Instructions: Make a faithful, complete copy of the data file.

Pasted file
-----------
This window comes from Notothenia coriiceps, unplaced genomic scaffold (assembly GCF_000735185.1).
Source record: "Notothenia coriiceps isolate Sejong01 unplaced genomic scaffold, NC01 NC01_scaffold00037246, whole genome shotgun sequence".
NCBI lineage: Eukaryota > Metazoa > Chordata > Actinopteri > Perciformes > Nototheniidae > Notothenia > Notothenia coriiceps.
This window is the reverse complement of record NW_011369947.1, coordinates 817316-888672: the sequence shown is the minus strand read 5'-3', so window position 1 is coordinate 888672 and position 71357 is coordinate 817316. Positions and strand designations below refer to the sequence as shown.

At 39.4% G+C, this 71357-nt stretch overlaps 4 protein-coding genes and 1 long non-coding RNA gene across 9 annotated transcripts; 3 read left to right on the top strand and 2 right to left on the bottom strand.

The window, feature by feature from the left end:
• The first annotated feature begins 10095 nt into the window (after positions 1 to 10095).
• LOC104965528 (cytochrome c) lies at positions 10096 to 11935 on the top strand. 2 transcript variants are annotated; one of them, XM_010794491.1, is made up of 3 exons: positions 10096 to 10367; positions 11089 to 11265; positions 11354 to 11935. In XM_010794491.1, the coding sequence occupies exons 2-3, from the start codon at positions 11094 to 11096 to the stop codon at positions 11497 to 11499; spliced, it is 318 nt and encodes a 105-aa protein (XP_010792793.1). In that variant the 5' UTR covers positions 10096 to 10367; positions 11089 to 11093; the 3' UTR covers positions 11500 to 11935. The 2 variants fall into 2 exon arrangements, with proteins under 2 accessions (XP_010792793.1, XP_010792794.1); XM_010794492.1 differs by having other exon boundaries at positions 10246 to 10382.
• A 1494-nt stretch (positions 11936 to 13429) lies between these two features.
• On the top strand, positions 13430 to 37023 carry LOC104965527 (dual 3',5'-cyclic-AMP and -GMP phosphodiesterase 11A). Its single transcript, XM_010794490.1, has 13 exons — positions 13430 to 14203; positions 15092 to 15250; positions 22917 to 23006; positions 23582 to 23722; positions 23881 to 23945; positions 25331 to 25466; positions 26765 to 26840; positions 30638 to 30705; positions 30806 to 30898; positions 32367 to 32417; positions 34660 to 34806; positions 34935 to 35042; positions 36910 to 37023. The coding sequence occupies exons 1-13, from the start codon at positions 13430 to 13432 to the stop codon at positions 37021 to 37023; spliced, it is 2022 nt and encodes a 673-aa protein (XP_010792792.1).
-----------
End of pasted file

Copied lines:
This window comes from Notothenia coriiceps, unplaced genomic scaffold (assembly GCF_000735185.1).
Source record: "Notothenia coriiceps isolate Sejong01 unplaced genomic scaffold, NC01 NC01_scaffold00037246, whole genome shotgun sequence".
NCBI lineage: Eukaryota > Metazoa > Chordata > Actinopteri > Perciformes > Nototheniidae > Notothenia > Notothenia coriiceps.
This window is the reverse complement of record NW_011369947.1, coordinates 817316-888672: the sequence shown is the minus strand read 5'-3', so window position 1 is coordinate 888672 and position 71357 is coordinate 817316. Positions and strand designations below refer to the sequence as shown.

At 39.4% G+C, this 71357-nt stretch overlaps 4 protein-coding genes and 1 long non-coding RNA gene across 9 annotated transcripts; 3 read left to right on the top strand and 2 right to left on the bottom strand.

The window, feature by feature from the left end:
• The first annotated feature begins 10095 nt into the window (after positions 1 to 10095).
• LOC104965528 (cytochrome c) lies at positions 10096 to 11935 on the top strand. 2 transcript variants are annotated; one of them, XM_010794491.1, is made up of 3 exons: positions 10096 to 10367; positions 11089 to 11265; positions 11354 to 11935. In XM_010794491.1, the coding sequence occupies exons 2-3, from the start codon at positions 11094 to 11096 to the stop codon at positions 11497 to 11499; spliced, it is 318 nt and encodes a 105-aa protein (XP_010792793.1). In that variant the 5' UTR covers positions 10096 to 10367; positions 11089 to 11093; the 3' UTR covers positions 11500 to 11935. The 2 variants fall into 2 exon arrangements, with proteins under 2 accessions (XP_010792793.1, XP_010792794.1); XM_010794492.1 differs by having other exon boundaries at positions 10246 to 10382.
• A 1494-nt stretch (positions 11936 to 13429) lies between these two features.
• On the top strand, positions 13430 to 37023 carry LOC104965527 (dual 3',5'-cyclic-AMP and -GMP phosphodiesterase 11A). Its single transcript, XM_010794490.1, has 13 exons — positions 13430 to 14203; positions 15092 to 15250; positions 22917 to 23006; positions 23582 to 23722; positions 23881 to 23945; positions 25331 to 25466; positions 26765 to 26840; positions 30638 to 30705; positions 30806 to 30898; positions 32367 to 32417; positions 34660 to 34806; positions 34935 to 35042; positions 36910 to 37023. The coding sequence occupies exons 1-13, from the start codon at positions 13430 to 13432 to the stop codon at positions 37021 to 37023; spliced, it is 2022 nt and encodes a 673-aa protein (XP_010792792.1).